Torture inquiry details announced
6 July 2010
The details of the forthcoming wide-ranging public inquiry into British complicity with “rendition” and torture abroad have been announced by the Prime Minister.
He also announced the public release of guidance, formerly secret, on the questioning of suspects overseas, and that a new committee is to review the use of secret evidence in court proceedings.
The statement can be read in full here. Contrary to some reports, the new inquiry is to be judge-led. It will be headed by Sir Peter Gibson, a retired Court of Appeal Judge, who amongst other things headed up the Omagh bombing intelligence review in 2008, and currently is serving as the Intelligence Services Commissioner, a post which involves reviewing actions taken by the Secretary of State under the Intelligence Services Act 1994 and the activities of British intelligence.
He will be joined by two others on the panel: Dame Janet Paraskeva, head of the Civil Service Commissioners, and Peter Riddell, former journalist and senior fellow at the Institute for Government.
Report by end of 2011
The Prime Minister said the inquiry would begin by the end of this year and be completed within a year. This sounds fairly ambitious, given that there are purportedly hundreds of thousands of documents which will be disclosed by the intelligence services and which have been the subject of a number of recent court hearings. The Inquiry will have access to all Government documents, and the head of the civil service and the intelligence service are to cooperate fully, said the Prime Minister.
Moreover, the Inquiry will not start until the criminal case against the intelligence services relating to allegations of complicity in torture is complete, and until there is “progress” in a number of civil claims which are being made against the Government by former detainees such as Binyam Mohamed.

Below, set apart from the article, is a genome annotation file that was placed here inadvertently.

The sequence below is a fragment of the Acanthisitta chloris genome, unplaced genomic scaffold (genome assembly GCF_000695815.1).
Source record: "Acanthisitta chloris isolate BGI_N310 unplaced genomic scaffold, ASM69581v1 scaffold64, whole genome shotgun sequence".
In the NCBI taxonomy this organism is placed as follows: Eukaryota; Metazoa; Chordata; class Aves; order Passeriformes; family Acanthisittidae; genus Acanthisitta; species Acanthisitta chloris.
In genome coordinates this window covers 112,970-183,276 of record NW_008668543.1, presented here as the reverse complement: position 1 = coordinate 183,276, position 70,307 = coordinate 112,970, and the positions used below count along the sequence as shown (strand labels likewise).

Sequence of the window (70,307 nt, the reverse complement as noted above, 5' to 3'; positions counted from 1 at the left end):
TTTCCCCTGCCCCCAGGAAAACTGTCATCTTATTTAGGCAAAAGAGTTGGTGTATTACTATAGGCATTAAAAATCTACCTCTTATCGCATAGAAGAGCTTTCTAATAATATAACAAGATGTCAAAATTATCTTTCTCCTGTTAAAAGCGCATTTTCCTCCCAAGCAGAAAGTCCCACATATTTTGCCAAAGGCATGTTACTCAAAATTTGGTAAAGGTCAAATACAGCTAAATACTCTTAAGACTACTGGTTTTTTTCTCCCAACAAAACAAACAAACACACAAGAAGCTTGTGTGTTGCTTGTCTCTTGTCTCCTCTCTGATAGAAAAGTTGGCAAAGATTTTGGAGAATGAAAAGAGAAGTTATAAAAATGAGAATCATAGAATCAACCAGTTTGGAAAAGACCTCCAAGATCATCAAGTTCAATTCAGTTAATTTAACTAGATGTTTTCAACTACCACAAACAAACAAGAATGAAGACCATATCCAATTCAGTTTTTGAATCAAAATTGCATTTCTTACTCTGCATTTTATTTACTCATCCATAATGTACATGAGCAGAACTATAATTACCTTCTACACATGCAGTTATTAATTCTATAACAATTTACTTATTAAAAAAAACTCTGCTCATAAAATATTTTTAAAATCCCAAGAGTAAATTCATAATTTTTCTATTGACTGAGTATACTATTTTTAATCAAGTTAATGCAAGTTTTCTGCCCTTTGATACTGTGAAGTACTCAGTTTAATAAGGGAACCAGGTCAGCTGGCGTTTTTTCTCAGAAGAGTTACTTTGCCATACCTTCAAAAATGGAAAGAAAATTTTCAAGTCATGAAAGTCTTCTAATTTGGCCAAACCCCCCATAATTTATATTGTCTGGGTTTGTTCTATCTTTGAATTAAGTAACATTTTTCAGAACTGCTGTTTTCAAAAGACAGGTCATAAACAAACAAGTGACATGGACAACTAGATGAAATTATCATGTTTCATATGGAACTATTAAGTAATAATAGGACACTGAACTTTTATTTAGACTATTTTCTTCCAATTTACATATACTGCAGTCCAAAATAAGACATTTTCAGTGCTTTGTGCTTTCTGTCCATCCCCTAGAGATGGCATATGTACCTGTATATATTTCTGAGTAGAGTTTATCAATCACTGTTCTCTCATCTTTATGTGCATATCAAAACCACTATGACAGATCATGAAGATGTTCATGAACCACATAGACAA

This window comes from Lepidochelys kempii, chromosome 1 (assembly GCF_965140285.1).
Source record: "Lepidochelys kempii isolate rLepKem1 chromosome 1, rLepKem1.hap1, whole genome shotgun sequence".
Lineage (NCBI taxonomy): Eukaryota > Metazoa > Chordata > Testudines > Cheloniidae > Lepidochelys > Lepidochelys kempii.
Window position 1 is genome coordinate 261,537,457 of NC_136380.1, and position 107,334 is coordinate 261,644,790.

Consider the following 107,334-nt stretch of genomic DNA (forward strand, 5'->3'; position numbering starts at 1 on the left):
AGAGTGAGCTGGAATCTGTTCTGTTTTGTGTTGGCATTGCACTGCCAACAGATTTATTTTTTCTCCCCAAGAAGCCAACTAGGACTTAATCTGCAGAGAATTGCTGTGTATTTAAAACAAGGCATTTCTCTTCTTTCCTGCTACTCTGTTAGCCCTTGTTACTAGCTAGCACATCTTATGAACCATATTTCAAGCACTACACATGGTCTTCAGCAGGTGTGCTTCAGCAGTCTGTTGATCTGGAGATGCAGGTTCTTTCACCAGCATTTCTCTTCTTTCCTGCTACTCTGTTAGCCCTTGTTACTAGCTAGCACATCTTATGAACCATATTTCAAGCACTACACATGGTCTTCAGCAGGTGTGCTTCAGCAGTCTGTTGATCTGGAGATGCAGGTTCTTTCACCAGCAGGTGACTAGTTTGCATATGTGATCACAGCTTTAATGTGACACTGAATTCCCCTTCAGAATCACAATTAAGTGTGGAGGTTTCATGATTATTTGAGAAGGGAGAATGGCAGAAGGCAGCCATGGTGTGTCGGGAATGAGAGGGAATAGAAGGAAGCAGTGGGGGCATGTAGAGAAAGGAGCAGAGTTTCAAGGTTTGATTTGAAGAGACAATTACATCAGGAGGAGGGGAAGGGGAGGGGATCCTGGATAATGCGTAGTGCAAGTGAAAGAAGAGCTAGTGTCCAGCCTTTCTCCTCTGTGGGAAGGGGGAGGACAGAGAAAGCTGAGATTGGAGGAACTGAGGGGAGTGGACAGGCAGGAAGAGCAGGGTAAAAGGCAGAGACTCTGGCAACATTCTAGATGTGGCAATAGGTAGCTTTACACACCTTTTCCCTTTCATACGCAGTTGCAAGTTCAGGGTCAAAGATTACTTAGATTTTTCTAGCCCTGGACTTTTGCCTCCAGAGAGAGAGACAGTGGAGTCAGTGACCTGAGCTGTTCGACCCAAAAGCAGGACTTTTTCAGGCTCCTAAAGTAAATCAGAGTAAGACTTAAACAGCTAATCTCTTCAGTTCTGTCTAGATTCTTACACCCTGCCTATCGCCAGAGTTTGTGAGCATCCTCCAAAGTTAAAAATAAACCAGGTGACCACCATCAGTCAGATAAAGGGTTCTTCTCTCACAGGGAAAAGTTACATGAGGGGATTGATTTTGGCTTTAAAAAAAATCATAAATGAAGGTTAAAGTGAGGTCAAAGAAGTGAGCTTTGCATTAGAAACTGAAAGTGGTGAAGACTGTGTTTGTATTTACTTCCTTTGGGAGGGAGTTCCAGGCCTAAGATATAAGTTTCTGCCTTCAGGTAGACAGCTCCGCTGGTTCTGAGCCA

Not fully public, as expected
It will not be a fully public inquiry. The Prime Minister said that the public must “be realistic” in terms of their expectations for what will and will not be held publicly. This was to be expected, given the highly sensitive nature of much of the intelligence evidence which will be examined.
When it came to power the Coalition government promised a wide-scale inquiry into complicity in torture by the British government during the ‘war on terror’.
Another upcoming inquiry will also address allegations of torture by the British army. The Al Swaedy Inquiry will explore allegations of the unlawful killing and mistreatment of Iraqis by British soldiers after the “Battle of Danny Boy” in Iraq in 2004. This was set up by the previous government and follows the Baha Mousa Public Inquiry into other deaths in Iraq, which has just completed its oral hearings, most of which were held in public.
New approach to secret evidence
Another interesting announcement was made by the Prime Minister at the end of the speech, namely that the Government is to publish a Green Paper which will set out its initial proposals for how intelligence is treated in the full range of judicial proceedings, including addressing the concerns of allies. Sir Malcolm Rifkind, the MP for Kensington, is to chair the Committee for the duration of this Parliament.
This is clearly aimed at putting a stop to the constant stream of court hearings which have arisen in the past few years relating to secret evidence. Judges have repeatedly found themselves squaring off against the Government in ordering the disclosure of formerly secret documents in claims against the intelligence services, as well as in a number of other contexts (see our recent posts).
- Even more secret evidence trouble for Government in Al Rawi case
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- Human Rights Act helps fight terrorism says head of Supreme Court
- Previous posts on terrorism